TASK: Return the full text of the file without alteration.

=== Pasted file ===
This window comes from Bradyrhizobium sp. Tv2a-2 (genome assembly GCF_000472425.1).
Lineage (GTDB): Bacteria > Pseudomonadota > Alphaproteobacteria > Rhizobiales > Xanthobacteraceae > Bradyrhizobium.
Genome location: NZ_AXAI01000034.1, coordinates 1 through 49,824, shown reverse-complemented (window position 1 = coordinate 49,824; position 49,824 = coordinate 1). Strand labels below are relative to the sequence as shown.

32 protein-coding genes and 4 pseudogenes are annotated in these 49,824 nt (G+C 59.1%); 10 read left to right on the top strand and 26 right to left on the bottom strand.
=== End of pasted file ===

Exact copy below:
This window comes from Bradyrhizobium sp. Tv2a-2 (genome assembly GCF_000472425.1).
Lineage (GTDB): Bacteria > Pseudomonadota > Alphaproteobacteria > Rhizobiales > Xanthobacteraceae > Bradyrhizobium.
Genome location: NZ_AXAI01000034.1, coordinates 1 through 49,824, shown reverse-complemented (window position 1 = coordinate 49,824; position 49,824 = coordinate 1). Strand labels below are relative to the sequence as shown.

32 protein-coding genes and 4 pseudogenes are annotated in these 49,824 nt (G+C 59.1%); 10 read left to right on the top strand and 26 right to left on the bottom strand.